2014 Part L Transitional Arrangements – Bad for Purchaser and Industry

The announcement from DCLG on the transitional arrangements will surprise no one. As has become usual in the UK, a developer can register a site against the current regulations (2010) before the date the new regulations come into force (6th April 2014) and provided that the developer can ‘start work’ on site within twelve months, that entire site can be developed to 2010 regulations. Even if that site is for 10, 100, or 1000 homes. The only evidence that the purchaser will have is that their EPC will show a lower figure than a comparable home, but since this has no impact on the value of the home, the seller is better off, and the purchaser is worse off, but none the wiser.

I struggle to think of a comparable situation in other industries. Where else, other than in the housing industry, can you buy a ‘new’ product that is designed and built to standards that are out of date? In the clearance section of the supermarket, where you find goods dangerously near their sell-by date? In many other industries and sectors the implementation of new legislation will have an impact that needs to be thought through and change implemented in a logical way, and there is some logic to the DCLG transitional arrangements. But not much.

The reasoning behind transitional arrangements is that developers need certainty of their costs before they buy land in order to develop. Enforcing new regulations after they have started developing houses on a site would mean changes in specification and design, which would add costs to the development and lower profits. On the face of it that sounds reasonable. But what is the reality of the situation.

Regulations are never sprung on the industry, there are years of warning in place about up coming regulations, and developers are smart enough to build those additional costs into their development plans.

House prices are rising on average, even after inflation, so any increases in costs are likely to be absorbed by the developer charging a higher price in any case.

Where regulations are enforced, they rarely mean a change in design, instead they can usually be managed with a change in specification. The type of insulation used in the cavity can be changed, or the windows can be upgraded slightly. In many cases this has little or no effect on the final cost to the housebuilder as they have such a strong grip of their supply chain costs.

In the end, all this does is to damage the reputation of the industry and a more sensible approach needs to be taken. Home purchasers should not find themselves in a situation where buying a home on one plot gives them a house built to 2006 regulations, and buying a home on another plot nearby gets them one built to 2010 regulations, and there is no price difference!

The occupants of one home will surely visit the occupant of the other home at some point and wonder at the difference in specification and heating costs. They will find it difficult to understand that their home, although completed at the same time and apparently built to the UK Regulations, will have markedly different performance. If you add in the potential for a performance gap on top of this, and there is a lot of risk to the industry reputation.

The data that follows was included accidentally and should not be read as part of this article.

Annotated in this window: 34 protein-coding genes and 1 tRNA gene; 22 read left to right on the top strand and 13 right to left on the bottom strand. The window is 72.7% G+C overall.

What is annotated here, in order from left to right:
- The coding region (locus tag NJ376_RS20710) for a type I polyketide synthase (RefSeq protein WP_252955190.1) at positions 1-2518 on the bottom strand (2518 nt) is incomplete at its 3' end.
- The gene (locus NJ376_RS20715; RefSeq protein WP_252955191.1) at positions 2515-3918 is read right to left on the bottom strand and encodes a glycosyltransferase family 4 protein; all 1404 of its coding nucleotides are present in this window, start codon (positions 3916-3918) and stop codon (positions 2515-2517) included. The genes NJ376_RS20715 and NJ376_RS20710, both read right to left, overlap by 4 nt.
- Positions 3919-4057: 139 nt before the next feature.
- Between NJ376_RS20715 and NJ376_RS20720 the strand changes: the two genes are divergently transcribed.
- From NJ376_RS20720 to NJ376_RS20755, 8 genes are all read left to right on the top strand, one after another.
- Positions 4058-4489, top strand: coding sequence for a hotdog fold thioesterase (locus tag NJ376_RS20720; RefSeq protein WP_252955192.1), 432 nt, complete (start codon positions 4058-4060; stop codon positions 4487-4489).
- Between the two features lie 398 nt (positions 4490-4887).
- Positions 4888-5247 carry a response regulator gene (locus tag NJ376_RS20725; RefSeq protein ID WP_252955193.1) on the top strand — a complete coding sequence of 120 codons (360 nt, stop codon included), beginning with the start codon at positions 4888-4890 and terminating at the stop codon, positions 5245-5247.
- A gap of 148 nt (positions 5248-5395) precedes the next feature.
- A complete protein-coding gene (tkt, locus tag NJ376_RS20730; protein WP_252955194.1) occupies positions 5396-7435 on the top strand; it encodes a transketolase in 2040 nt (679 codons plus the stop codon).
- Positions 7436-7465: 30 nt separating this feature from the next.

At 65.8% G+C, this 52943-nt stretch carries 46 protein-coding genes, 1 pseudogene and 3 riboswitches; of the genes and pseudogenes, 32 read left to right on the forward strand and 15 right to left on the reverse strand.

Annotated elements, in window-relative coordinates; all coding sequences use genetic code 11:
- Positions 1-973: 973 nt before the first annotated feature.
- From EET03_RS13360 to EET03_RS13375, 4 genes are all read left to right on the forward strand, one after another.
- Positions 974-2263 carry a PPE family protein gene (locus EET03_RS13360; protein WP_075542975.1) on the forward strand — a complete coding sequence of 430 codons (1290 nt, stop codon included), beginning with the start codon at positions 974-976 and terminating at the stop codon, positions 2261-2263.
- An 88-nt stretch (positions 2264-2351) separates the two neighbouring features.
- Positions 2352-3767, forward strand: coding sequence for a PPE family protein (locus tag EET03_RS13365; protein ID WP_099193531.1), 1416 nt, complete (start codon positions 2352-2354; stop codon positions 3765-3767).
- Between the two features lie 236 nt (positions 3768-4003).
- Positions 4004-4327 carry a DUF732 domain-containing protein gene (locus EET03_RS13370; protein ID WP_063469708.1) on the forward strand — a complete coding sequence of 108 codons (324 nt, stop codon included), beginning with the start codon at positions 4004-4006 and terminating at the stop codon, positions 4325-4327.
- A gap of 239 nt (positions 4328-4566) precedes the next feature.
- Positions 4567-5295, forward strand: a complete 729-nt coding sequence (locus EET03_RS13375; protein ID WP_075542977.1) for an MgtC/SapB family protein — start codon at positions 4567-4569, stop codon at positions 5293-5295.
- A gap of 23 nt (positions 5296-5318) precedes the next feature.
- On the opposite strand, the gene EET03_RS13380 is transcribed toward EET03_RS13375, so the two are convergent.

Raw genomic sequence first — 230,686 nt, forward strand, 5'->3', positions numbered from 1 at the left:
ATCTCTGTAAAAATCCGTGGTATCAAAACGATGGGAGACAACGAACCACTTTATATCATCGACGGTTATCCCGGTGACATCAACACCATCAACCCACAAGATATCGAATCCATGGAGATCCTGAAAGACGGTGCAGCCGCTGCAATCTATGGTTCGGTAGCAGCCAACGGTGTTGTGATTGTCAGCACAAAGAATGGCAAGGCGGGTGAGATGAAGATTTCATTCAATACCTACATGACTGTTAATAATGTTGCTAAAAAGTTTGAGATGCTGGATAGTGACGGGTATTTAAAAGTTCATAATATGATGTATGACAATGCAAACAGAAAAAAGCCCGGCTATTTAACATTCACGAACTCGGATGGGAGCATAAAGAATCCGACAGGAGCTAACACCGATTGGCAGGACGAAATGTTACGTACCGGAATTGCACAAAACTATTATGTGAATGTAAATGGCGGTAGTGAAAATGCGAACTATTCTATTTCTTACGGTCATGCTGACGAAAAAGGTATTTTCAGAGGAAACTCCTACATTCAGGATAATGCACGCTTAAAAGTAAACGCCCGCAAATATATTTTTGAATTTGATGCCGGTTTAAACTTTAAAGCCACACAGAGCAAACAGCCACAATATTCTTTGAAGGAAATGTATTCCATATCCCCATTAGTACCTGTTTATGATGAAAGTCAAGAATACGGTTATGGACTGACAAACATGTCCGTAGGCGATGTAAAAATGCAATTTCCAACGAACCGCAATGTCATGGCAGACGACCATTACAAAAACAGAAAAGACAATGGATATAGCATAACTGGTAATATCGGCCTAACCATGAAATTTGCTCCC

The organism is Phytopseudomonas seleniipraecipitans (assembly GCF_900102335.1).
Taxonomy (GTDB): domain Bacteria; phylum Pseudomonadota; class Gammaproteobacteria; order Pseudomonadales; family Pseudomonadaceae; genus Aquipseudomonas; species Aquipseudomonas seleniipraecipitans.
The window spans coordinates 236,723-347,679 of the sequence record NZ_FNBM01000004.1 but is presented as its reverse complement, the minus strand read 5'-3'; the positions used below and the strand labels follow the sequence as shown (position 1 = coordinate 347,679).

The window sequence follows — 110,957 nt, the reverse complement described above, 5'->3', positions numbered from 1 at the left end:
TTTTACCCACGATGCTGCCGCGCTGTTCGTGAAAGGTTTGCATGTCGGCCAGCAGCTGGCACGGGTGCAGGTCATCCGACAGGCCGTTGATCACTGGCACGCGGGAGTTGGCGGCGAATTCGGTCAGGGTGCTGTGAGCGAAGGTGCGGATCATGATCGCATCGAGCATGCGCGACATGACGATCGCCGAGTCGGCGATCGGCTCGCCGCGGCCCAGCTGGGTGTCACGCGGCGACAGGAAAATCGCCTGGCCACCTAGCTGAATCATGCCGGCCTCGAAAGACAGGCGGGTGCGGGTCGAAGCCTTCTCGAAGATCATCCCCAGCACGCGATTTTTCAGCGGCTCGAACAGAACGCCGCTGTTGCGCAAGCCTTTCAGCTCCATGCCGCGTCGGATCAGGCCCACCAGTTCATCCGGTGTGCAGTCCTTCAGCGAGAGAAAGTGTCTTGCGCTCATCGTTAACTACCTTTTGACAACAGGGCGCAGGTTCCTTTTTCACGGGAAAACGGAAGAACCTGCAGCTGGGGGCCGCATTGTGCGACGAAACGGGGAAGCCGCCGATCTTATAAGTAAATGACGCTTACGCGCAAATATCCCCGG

The last time there was a change in the regulations, 174,800 plots were pre-registered with and that was in half the local authorities across the UK. This is not an unusual situation in the industry, at 125,ooo completions a year, it is more likely to be normal.

What seems particularly strange to me is that the regulatory bodies actively encourage this, LABC currently has a page encouraging builders to ‘beat the deadline’, because they are good Building Control Body and ‘know their stuff’. Is this how a regulatory body ought to behave, encouraging the avoidance of responsibility to the consumer while meeting the regulations? I understand it, but I cannot find anything to admire in it.

The construction of new housing is a very positive thing, it creates much-needed new homes and provides enormous benefits to society, but building what are clearly sub-standard homes in a market where developer profits have rarely been higher is a step too far, purchasers deserve better.

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One thought on “2014 Part L Transitional Arrangements – Bad for Purchaser and Industry

  1. I think it could go a little wider this time around. If (and it is still an if at this point) at the same time, Government goes forward with the proposals in the Housing Standards Review, we may have a situation where things are actually going even further backwards.

    For example London, currently generally requiring Code Level 4. If, central Government prevents Local Authorities from requiring additional standards in Energy – the requirements in London will get considerable worse (around 25% worse if developments are built to 2010 Part L).

    This seams like the wrong direction if 2016 Zero Carbon is still a target.

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